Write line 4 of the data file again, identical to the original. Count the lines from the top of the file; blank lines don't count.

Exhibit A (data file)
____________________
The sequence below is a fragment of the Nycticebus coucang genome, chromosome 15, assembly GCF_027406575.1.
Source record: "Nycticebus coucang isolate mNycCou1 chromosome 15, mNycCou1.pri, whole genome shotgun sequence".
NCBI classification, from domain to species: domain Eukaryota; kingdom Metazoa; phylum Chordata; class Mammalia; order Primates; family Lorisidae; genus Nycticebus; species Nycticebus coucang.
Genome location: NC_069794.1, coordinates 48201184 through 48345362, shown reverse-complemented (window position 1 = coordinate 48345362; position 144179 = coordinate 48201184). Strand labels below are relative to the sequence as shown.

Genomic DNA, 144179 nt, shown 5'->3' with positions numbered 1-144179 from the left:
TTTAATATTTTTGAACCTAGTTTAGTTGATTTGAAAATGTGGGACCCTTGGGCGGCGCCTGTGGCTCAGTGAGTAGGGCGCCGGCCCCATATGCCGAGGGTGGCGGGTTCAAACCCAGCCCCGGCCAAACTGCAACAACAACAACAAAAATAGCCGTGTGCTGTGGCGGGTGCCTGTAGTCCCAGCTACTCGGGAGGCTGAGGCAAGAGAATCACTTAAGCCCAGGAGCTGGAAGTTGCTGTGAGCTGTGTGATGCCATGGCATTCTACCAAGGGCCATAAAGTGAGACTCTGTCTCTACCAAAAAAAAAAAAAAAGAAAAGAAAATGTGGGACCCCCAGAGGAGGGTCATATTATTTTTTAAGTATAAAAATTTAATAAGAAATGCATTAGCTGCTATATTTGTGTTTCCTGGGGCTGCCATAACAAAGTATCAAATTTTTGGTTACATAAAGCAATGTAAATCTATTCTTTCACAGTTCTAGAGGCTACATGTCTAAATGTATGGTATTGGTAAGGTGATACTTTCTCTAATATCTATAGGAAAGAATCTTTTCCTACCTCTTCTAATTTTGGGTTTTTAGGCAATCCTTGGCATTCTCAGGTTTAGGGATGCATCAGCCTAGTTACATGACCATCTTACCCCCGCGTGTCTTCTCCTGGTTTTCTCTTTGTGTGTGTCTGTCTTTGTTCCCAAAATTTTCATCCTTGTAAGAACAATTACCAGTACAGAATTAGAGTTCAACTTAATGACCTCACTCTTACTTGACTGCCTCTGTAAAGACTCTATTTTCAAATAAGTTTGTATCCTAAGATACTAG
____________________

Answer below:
Genome location: NC_069794.1, coordinates 48201184 through 48345362, shown reverse-complemented (window position 1 = coordinate 48345362; position 144179 = coordinate 48201184). Strand labels below are relative to the sequence as shown.